Before leaving New York I caught an exhibit at the Met that, I’m afraid, closed today: a collection of works by the seminal Los Angeles artist John Baldessari. I love his work because it’s conceptual while also being playful—clever and thought-provoking but not at all pretentious.
One of the ideas he plays with is the complex, and sometimes arbitrary way we make meaning. He puts together found, seemingly unconnected images and inserts barriers between them. One piece juxtaposes a stylized photo of a woman with a nosebleed, and a picture of pelicans. Another takes four plain black and white photos with captions and arranges them in every possible permutation.
Adjacent to one of the photos is this quote, from the artist : “As soon as you put together two things you have a story.”
I loved that. And it seemed a perfect coda to end my time in New York.
Allow me, in my usual circuitous fashion, to explain.
For the most part, my experience with the city on this trip tended toward the negative.
First there was the whole stolen wallet thing. Then the twenty minutes it took me to walk two blocks of midtown logjam following my nausea-tinged bus ride. There was the response from one well-meaning employee to my alarm at paying $6.75 for a child-sized popcorn (“It’s freshly popped.”) And that of the horribly sour moviegoer who I asked whether anyone occupied the adjacent seat holding his coat (turning, in slow-motion, to look at me as though I’d interrupted his private meditation with a high-volume shriek).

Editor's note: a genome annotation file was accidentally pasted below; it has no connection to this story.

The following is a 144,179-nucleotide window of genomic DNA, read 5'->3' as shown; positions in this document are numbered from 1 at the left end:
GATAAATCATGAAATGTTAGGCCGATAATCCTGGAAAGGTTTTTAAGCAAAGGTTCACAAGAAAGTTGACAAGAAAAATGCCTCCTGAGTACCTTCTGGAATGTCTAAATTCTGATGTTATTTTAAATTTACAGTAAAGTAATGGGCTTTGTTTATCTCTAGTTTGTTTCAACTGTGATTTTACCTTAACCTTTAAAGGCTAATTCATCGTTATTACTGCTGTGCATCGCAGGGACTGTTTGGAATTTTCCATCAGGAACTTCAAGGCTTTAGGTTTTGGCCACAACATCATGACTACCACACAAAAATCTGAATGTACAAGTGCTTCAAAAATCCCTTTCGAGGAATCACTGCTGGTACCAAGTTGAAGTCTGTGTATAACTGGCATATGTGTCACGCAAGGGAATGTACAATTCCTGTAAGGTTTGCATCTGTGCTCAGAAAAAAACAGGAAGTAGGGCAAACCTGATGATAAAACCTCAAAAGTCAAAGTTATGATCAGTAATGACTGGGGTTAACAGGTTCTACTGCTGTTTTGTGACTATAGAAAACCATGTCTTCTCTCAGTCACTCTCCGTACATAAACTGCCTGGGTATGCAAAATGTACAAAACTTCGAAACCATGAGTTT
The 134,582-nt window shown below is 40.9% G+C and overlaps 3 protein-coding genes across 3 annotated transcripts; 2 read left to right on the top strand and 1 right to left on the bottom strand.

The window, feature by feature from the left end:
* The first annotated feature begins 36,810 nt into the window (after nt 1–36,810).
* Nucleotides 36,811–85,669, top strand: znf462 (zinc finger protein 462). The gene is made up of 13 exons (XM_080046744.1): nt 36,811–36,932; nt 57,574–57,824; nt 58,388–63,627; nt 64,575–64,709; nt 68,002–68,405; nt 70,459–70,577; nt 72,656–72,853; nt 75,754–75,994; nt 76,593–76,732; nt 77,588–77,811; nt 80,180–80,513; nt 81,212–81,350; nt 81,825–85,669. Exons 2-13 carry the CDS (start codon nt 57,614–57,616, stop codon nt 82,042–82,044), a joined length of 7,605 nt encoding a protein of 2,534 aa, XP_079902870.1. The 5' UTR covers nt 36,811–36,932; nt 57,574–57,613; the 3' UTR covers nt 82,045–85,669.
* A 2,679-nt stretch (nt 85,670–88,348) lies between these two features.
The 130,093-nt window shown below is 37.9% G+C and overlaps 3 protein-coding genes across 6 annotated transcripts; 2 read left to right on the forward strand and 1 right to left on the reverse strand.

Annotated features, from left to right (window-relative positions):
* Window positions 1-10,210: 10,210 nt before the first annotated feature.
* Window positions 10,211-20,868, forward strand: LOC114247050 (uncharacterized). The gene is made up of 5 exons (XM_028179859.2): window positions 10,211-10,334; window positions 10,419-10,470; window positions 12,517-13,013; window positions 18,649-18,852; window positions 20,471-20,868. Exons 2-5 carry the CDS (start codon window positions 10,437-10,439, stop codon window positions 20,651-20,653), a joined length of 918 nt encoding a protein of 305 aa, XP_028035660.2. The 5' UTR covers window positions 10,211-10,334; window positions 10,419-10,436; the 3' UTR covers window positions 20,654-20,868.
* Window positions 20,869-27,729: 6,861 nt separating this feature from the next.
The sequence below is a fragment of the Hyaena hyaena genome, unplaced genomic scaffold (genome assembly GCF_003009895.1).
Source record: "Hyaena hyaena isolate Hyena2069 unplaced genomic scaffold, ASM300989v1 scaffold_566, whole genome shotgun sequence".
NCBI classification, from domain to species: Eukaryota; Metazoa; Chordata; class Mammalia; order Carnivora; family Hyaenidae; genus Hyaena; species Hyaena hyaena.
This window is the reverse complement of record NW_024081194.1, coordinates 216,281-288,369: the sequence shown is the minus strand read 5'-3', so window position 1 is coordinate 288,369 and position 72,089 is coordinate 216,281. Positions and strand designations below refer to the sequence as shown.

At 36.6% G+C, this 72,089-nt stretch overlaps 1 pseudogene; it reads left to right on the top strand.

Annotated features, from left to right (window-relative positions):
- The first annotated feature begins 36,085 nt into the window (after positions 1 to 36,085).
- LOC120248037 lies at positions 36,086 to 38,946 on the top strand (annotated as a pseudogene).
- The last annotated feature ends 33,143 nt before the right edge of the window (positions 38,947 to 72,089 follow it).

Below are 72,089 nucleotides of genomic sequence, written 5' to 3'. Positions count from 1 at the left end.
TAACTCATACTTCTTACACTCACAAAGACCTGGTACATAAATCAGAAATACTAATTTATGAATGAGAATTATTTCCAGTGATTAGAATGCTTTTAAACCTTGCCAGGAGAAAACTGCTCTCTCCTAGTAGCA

There are few occasions in our culture when it is permissable for grown men to openly cry.
One of those occasions is when they win a sports championship. (Actually, can anyone think of another?)
For the first time in over ten years I watched the NBA Finals last night. As I lay in bed–awake, and unable to fall asleep from the excitement of the whole thing (midway through the series E and S converted me into a Laker fan, I know)–I pictured the wet, exuberant faces of Pao Gasol and Derek Fisher as they accepted their trophy and wondered how much that kind of emotional display has to do with my love for the game.
It’s a love, as I mentioned, that has been long dormant.
Growing up, my dad and I were die-hard Knick fans. We had partial season tickets (I allowed him one call of “Defense” per quarter), and the rest of the games we watched religiously–and with uninhibited volume–from our family room in Brooklyn. The first and only fan letter I ever wrote was to Hubert Davis, the backup shooting guard always overshadowed (but rarely outplayed) by the scrappy John Starks. Hubie never wrote back.
But then the Knicks diminished in profound fashion: we’d grown accustomed to being fans of a team that could compete for a championship, even if they never actually got one. We abandoned them. The first time that I watched any basketball team since then was this past year, when E started taking me to Lobo games (UNM’s college team is actually quite good).
It’s been thrilling for me to rediscover my love for watching the sport. Honestly, it’s the only one I enjoy: baseball is too boring, football is too slow, I never played soccer and don’t know the rules. I’m sure I could get into any of them if I put my mind to it, but the nostalgia I have for basketball is something special.